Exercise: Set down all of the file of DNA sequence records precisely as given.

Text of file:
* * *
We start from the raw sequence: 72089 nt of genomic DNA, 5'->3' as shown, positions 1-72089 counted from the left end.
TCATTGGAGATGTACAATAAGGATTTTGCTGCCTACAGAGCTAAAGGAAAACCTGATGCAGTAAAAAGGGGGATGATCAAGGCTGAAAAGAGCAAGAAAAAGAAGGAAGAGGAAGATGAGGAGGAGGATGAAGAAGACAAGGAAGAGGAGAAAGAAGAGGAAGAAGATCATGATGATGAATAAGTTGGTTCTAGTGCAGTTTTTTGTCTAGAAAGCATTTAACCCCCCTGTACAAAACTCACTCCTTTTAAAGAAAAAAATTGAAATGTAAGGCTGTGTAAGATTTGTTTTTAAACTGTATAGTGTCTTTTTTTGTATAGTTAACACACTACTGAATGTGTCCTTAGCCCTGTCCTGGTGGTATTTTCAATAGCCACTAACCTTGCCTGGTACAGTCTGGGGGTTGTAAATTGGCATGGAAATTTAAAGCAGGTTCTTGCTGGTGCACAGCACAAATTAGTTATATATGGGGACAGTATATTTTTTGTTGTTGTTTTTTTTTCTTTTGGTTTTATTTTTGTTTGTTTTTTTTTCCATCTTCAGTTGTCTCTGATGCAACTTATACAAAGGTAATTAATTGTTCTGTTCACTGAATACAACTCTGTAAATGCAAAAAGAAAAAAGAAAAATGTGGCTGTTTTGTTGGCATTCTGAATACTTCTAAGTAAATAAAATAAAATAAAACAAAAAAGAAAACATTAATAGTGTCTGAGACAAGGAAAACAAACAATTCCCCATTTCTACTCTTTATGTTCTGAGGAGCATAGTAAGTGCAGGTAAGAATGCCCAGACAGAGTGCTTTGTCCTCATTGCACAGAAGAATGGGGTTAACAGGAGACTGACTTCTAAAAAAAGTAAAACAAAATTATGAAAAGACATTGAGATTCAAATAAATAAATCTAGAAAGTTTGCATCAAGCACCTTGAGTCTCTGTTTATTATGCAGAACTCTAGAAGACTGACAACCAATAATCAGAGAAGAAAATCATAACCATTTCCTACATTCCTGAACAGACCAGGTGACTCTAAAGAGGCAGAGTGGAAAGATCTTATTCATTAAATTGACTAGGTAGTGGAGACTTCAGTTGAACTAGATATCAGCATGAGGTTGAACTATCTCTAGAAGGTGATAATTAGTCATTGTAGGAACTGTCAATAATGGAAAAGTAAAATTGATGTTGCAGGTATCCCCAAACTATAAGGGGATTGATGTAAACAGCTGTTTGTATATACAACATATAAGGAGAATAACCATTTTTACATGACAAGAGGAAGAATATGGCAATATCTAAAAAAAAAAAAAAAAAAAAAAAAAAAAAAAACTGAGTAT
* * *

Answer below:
We start from the raw sequence: 72089 nt of genomic DNA, 5'->3' as shown, positions 1-72089 counted from the left end.
TCATTGGAGATGTACAATAAGGATTTTGCTGCCTACAGAGCTAAAGGAAAACCTGATGCAGTAAAAAGGGGGATGATCAAGGCTGAAAAGAGCAAGAAAAAGAAGGAAGAGGAAGATGAGGAGGAGGATGAAGAAGACAAGGAAGAGGAGAAAGAAGAGGAAGAAGATCATGATGATGAATAAGTTGGTTCTAGTGCAGTTTTTTGTCTAGAAAGCATTTAACCCCCCTGTACAAAACTCACTCCTTTTAAAGAAAAAAATTGAAATGTAAGGCTGTGTAAGATTTGTTTTTAAACTGTATAGTGTCTTTTTTTGTATAGTTAACACACTACTGAATGTGTCCTTAGCCCTGTCCTGGTGGTATTTTCAATAGCCACTAACCTTGCCTGGTACAGTCTGGGGGTTGTAAATTGGCATGGAAATTTAAAGCAGGTTCTTGCTGGTGCACAGCACAAATTAGTTATATATGGGGACAGTATATTTTTTGTTGTTGTTTTTTTTTCTTTTGGTTTTATTTTTGTTTGTTTTTTTTTCCATCTTCAGTTGTCTCTGATGCAACTTATACAAAGGTAATTAATTGTTCTGTTCACTGAATACAACTCTGTAAATGCAAAAAGAAAAAAGAAAAATGTGGCTGTTTTGTTGGCATTCTGAATACTTCTAAGTAAATAAAATAAAATAAAACAAAAAAGAAAACATTAATAGTGTCTGAGACAAGGAAAACAAACAATTCCCCATTTCTACTCTTTATGTTCTGAGGAGCATAGTAAGTGCAGGTAAGAATGCCCAGACAGAGTGCTTTGTCCTCATTGCACAGAAGAATGGGGTTAACAGGAGACTGACTTCTAAAAAAAGTAAAACAAAATTATGAAAAGACATTGAGATTCAAATAAATAAATCTAGAAAGTTTGCATCAAGCACCTTGAGTCTCTGTTTATTATGCAGAACTCTAGAAGACTGACAACCAATAATCAGAGAAGAAAATCATAACCATTTCCTACATTCCTGAACAGACCAGGTGACTCTAAAGAGGCAGAGTGGAAAGATCTTATTCATTAAATTGACTAGGTAGTGGAGACTTCAGTTGAACTAGATATCAGCATGAGGTTGAACTATCTCTAGAAGGTGATAATTAGTCATTGTAGGAACTGTCAATAATGGAAAAGTAAAATTGATGTTGCAGGTATCCCCAAACTATAAGGGGATTGATGTAAACAGCTGTTTGTATATACAACATATAAGGAGAATAACCATTTTTACATGACAAGAGGAAGAATATGGCAATATCTAAAAAAAAAAAAAAAAAAAAAAAAAAAAAAAACTGAGTAT